Sunday, May 6, 2012

Assassins on the Pond Surface



Even though there was a frost last night and the pond surface briefly froze, there were two pond skaters Gerris lacustris out hunting by mid-morning, on the lookout for any small insects that had become trapped in the surface film .....



..... like this one. At this time of year most of the prey items are small but in summer I've sometimes seen pond skaters descending like a pack of wolves on drowning wasps.


This one, with a nightmarish countenance, has caught a small fly whose wing you can see held between the short front legs of the predator.


The pond is currently suffering from an algal bloom which slows down the skaters' progress across the surface and sometimes clogs the microscopic hairs that makes these hunters water-repellent. They are spending a lot of time grooming the algae off their body surface and when they do this, grooming the second leg against the third leg on each side in turn, they use one of those short prey-capture legs at the front as the third leg of a tripod to support themselves - normally, when the animal is on the move, the front legs are held just above the water surface. The greenish-yellow deposit on that middle leg on the left-hand side in the picture is a patch of algal cells that the insect hasn't managed to remove yet.


At the moment there are only two pond skaters present and the larger one, top left, is the female. They seem to be courting, by slowly approaching and extending a middle leg towards each other. They breed in May so she'll be laying eggs now and by the end of the month I'm expecting to see nymphs scooting across the surface.

6 comments:

  1. As usual, masterful photographs of often overlooked drama. Absolutely fascinating. We both think your blog is of the highest order.
    Pete says he has spent a lifetime on riverbanks and lakes and never seen pictures of those skinny legged assassins doing what they do. Though he has observed a small fly sticking the nut on a wolf spider and the spider wimped out and ran off. Arachnids don't always have it their own way!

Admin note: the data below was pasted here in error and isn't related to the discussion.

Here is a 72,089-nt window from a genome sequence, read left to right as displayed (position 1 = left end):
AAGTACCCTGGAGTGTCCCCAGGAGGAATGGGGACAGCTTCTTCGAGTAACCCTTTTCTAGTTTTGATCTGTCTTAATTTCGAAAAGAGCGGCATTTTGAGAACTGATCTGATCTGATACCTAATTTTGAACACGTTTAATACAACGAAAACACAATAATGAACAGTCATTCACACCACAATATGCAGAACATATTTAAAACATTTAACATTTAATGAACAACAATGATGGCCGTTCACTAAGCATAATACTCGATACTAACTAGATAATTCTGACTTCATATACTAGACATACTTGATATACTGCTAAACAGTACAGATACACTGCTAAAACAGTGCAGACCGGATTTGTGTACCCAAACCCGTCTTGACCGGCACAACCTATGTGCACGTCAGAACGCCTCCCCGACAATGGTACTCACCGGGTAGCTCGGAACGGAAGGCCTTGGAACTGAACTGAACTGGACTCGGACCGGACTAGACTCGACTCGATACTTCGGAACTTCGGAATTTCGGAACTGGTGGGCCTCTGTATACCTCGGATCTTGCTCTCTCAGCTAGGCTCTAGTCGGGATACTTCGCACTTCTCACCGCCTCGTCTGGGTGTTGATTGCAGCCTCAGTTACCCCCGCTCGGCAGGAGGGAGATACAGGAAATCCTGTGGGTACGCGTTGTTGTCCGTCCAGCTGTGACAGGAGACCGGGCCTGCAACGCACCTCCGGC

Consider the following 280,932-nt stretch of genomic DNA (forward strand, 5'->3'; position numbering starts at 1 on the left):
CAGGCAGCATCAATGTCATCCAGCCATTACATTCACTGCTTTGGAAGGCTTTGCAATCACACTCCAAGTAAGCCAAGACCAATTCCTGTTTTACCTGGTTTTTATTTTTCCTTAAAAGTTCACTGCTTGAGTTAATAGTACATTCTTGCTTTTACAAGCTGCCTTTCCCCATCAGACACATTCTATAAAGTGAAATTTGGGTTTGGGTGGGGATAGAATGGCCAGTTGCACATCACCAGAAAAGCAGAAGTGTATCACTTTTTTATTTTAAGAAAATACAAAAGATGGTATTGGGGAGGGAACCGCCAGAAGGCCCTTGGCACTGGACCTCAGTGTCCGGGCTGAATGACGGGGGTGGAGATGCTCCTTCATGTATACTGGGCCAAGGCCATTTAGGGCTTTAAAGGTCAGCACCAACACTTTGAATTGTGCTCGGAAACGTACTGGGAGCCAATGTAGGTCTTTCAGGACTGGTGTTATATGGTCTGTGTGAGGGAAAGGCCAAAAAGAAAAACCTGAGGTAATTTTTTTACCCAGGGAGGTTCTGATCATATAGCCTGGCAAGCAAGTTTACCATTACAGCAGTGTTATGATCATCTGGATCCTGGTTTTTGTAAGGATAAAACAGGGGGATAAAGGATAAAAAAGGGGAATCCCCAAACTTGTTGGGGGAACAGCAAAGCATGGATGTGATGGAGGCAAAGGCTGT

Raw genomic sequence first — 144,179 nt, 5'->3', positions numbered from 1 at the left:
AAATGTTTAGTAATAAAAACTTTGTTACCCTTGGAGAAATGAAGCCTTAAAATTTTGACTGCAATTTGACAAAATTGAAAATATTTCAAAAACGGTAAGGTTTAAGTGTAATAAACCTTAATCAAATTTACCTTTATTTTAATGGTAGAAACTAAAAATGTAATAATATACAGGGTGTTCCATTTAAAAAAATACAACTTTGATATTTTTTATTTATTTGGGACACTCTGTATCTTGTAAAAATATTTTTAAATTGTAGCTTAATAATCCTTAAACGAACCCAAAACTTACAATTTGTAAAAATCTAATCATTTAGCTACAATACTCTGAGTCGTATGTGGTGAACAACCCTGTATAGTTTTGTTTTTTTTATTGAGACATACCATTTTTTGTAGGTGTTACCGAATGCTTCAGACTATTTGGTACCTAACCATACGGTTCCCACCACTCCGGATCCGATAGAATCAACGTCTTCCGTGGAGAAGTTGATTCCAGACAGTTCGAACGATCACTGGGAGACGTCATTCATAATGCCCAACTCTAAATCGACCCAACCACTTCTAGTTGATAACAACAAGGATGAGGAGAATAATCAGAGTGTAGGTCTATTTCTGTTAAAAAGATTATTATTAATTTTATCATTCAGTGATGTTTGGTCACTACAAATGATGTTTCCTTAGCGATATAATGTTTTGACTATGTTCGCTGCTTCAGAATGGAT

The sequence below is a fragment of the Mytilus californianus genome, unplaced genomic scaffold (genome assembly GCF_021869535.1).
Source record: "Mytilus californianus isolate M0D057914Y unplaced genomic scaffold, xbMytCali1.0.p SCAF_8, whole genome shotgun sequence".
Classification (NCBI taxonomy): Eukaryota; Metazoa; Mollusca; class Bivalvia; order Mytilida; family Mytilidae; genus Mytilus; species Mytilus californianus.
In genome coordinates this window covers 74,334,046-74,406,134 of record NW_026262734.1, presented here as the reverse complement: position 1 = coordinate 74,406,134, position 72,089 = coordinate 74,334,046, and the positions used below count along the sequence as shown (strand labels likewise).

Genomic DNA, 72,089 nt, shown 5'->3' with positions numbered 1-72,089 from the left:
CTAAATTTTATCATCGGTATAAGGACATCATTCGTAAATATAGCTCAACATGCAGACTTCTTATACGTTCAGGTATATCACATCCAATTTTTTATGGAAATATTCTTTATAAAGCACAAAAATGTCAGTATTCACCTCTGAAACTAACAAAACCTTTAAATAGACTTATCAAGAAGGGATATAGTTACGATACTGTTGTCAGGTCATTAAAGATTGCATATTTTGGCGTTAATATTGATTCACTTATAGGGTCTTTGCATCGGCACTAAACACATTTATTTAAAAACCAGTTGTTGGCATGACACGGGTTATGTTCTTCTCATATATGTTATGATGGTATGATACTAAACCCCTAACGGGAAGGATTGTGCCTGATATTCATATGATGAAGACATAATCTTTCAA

We wonder what camera equipment you used for these outstanding shots.

    ReplyDelete
  2. Thanks for the kind comments snippa.I took them with an old Nikon D70 DSLR (I'm saving up for something with more megapixels) and a Tamron 180mm. macro lens. with is designed for use with a 35mm. film camera, so with the small digital sensor it's effectively a 270mm. macro lens. It's a heavy, cumbersome lens that's awkward to use, hard to hold still and has a shallow plane of focus unless the light is good and you can stop it down, but it gives really nice out-of-focus backgrounds and you can keep well away from wary subjects, without disturbing them. Weighs a ton though, so I mostly use it in the garden - wouldn't want to carry it far!

    ReplyDelete
  3. Wonderful photos of these fascinating aquatic creatures.

    ReplyDelete
  4. Thanks for the camera information.
    Pete was tickled by your description of the "old" D70. He has an OLD Nikon FM with a Vivitar 28/200 on the front - that's a lump! He reversed his Vauxhall over it and it emerged unscathed. Build quality or what?
    We might have a play with DSLR soon.

    ReplyDelete
  5. Not sure some of the modern cameras would stand up to that kind of treatment snippa. I used to have an Nikon FE that was built like a tank ....

    ReplyDelete